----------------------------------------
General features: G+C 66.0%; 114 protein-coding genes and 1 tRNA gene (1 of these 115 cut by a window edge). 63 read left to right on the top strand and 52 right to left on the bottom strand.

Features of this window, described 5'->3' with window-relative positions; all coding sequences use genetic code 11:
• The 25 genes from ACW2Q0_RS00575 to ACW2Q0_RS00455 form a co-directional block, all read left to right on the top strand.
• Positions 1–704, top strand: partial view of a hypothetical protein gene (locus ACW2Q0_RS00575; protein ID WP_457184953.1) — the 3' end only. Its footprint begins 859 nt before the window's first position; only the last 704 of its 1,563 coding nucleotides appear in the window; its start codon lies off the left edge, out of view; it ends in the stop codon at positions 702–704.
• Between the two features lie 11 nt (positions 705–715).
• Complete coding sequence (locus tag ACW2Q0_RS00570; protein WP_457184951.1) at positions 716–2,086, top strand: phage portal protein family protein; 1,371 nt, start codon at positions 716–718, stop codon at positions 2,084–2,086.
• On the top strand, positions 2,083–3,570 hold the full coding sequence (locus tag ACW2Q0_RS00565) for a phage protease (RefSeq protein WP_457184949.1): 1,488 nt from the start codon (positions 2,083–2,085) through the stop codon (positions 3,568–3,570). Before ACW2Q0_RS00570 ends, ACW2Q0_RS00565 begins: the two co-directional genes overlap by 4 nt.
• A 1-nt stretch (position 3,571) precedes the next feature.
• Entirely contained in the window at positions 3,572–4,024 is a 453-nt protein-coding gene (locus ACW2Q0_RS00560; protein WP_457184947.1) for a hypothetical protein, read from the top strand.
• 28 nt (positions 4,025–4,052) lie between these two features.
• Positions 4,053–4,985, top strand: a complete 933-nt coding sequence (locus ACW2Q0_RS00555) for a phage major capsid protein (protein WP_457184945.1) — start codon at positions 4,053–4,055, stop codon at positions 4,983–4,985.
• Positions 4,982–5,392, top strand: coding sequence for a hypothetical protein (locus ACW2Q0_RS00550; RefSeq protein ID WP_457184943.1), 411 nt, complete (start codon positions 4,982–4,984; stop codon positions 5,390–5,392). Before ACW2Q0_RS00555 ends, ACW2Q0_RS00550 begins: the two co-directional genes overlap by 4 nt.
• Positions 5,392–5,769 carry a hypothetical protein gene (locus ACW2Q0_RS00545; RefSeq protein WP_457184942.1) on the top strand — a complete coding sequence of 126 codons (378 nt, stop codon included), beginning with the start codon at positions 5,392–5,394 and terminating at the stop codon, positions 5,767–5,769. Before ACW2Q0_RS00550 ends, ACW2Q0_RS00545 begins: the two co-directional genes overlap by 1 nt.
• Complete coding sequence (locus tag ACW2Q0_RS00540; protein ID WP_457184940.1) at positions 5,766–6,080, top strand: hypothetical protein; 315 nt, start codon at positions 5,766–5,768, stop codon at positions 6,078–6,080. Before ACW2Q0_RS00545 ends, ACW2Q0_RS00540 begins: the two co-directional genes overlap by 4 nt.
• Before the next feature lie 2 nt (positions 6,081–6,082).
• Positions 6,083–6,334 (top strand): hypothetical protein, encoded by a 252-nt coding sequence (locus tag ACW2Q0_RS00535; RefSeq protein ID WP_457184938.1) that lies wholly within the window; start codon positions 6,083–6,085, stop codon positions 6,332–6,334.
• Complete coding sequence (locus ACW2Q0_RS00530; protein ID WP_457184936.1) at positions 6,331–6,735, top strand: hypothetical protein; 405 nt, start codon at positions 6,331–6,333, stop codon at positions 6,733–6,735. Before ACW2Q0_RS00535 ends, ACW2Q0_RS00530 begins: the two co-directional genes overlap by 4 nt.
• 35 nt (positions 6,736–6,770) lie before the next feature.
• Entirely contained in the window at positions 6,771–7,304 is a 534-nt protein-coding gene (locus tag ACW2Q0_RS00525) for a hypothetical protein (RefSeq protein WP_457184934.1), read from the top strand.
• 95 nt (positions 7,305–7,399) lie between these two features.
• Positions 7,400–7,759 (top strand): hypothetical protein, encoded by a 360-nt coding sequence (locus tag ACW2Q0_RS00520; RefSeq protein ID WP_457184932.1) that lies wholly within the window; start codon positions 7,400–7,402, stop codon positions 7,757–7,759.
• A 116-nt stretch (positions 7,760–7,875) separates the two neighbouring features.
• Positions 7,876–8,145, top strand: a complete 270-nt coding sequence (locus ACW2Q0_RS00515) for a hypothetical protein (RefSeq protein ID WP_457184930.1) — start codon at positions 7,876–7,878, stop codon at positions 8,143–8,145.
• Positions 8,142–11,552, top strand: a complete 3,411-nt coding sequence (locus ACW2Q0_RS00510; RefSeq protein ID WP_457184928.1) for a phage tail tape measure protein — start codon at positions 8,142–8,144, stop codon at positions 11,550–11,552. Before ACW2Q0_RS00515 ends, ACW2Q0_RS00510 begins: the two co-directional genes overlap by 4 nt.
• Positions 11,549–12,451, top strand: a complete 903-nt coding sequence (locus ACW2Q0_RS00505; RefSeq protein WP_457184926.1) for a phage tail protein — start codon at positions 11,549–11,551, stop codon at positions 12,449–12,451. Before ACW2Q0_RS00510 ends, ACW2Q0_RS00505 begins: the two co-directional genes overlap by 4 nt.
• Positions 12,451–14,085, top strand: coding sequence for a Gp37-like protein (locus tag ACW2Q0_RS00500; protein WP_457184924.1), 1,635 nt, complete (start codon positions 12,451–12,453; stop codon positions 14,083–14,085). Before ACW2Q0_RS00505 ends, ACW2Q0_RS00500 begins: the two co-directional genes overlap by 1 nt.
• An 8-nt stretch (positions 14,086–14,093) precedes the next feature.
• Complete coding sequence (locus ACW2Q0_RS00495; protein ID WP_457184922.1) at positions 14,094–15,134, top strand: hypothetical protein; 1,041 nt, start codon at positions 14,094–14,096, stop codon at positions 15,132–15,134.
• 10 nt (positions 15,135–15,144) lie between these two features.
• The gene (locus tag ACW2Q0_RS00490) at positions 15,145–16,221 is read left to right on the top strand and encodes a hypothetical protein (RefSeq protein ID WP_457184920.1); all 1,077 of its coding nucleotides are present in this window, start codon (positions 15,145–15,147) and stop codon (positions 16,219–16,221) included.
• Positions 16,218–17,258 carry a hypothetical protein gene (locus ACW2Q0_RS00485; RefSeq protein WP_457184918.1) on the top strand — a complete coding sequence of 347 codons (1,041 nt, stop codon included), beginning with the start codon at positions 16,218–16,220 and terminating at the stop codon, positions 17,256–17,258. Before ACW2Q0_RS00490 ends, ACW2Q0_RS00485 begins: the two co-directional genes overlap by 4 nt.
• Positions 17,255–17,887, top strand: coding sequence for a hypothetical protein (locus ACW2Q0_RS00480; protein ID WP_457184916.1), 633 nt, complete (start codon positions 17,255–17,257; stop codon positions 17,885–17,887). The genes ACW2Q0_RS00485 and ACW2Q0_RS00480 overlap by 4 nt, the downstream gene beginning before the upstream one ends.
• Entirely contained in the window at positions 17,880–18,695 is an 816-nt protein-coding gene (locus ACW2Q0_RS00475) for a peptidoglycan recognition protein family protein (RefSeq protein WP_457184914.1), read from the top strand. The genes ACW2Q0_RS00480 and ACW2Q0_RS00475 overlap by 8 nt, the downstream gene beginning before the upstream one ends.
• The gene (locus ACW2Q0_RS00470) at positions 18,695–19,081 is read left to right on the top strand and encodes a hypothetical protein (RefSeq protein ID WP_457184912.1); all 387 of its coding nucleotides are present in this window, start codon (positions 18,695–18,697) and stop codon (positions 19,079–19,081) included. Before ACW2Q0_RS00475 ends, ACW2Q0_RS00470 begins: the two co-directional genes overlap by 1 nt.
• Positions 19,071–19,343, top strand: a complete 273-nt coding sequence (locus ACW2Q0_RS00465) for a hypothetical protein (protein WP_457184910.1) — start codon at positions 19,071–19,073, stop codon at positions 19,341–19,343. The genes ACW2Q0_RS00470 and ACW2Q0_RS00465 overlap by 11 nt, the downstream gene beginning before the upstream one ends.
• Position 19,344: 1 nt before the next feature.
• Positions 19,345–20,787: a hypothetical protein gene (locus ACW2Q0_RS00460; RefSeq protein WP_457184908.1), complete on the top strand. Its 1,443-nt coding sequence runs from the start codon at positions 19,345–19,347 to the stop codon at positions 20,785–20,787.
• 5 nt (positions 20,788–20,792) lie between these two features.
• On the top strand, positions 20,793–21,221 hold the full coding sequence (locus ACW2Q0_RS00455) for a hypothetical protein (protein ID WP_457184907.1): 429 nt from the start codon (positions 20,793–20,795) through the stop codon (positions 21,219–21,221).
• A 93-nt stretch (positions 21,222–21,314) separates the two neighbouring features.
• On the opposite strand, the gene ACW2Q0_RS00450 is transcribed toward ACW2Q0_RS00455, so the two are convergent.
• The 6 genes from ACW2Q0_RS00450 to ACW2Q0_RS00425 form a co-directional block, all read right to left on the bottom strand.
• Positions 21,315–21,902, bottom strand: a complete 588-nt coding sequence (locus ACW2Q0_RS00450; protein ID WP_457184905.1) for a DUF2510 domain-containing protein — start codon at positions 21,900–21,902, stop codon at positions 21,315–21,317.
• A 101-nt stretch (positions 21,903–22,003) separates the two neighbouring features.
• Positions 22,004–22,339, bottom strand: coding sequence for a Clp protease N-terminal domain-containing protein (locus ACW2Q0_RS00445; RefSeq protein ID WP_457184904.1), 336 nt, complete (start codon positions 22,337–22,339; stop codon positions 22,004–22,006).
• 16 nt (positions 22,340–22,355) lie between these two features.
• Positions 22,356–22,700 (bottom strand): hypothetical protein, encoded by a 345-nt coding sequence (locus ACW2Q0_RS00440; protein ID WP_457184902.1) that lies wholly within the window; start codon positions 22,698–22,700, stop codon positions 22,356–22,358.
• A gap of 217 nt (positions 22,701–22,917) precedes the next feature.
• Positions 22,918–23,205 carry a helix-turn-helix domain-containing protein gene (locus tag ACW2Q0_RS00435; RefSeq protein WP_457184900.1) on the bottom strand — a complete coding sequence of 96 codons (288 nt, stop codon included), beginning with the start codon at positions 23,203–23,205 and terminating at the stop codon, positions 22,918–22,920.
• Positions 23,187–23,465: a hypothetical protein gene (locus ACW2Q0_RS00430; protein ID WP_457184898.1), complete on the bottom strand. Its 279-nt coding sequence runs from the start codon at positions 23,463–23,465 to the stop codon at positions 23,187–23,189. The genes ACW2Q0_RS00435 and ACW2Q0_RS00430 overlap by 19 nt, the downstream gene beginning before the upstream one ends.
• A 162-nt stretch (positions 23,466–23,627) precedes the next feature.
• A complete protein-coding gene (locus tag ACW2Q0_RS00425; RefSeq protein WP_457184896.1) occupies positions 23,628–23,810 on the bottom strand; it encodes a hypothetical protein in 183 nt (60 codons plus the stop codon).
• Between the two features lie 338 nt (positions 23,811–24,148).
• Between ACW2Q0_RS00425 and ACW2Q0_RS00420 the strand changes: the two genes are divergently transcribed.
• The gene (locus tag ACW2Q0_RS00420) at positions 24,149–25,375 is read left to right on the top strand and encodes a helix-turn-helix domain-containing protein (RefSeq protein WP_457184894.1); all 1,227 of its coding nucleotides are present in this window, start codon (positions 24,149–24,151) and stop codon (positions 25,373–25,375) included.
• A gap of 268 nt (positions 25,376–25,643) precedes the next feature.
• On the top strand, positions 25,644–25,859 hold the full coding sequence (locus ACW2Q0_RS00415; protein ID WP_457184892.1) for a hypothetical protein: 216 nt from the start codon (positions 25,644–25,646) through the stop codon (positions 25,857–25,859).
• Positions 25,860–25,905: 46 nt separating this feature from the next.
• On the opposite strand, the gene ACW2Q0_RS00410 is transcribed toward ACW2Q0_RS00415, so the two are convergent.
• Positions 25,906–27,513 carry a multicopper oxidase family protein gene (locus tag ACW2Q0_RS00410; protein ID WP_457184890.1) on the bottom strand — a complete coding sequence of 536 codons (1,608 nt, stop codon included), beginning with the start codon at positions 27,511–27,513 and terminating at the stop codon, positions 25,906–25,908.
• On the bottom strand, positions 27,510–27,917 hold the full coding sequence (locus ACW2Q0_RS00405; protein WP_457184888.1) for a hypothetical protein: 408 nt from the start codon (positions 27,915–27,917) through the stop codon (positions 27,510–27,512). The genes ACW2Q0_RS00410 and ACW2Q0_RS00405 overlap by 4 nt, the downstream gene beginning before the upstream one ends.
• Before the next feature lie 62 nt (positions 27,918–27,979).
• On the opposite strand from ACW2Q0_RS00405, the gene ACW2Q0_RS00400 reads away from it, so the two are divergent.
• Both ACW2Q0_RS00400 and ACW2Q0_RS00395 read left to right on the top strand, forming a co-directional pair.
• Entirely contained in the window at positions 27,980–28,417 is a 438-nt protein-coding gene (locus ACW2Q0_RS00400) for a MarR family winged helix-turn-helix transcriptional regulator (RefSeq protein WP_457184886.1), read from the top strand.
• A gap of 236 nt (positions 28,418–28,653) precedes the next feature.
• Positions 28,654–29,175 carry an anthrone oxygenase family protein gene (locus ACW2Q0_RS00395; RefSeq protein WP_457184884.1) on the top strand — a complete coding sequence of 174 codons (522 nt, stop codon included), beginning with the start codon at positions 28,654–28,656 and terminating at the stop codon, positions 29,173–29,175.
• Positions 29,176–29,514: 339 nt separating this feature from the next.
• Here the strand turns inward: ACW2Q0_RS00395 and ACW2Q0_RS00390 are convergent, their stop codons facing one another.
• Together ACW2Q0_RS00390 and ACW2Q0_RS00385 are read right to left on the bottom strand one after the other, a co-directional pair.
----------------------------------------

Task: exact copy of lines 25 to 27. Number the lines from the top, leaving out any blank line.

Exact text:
• Positions 11,549–12,451, top strand: a complete 903-nt coding sequence (locus ACW2Q0_RS00505; RefSeq protein WP_457184926.1) for a phage tail protein — start codon at positions 11,549–11,551, stop codon at positions 12,449–12,451. Before ACW2Q0_RS00510 ends, ACW2Q0_RS00505 begins: the two co-directional genes overlap by 4 nt.
• Positions 12,451–14,085, top strand: coding sequence for a Gp37-like protein (locus tag ACW2Q0_RS00500; protein WP_457184924.1), 1,635 nt, complete (start codon positions 12,451–12,453; stop codon positions 14,083–14,085). Before ACW2Q0_RS00505 ends, ACW2Q0_RS00500 begins: the two co-directional genes overlap by 1 nt.
• An 8-nt stretch (positions 14,086–14,093) precedes the next feature.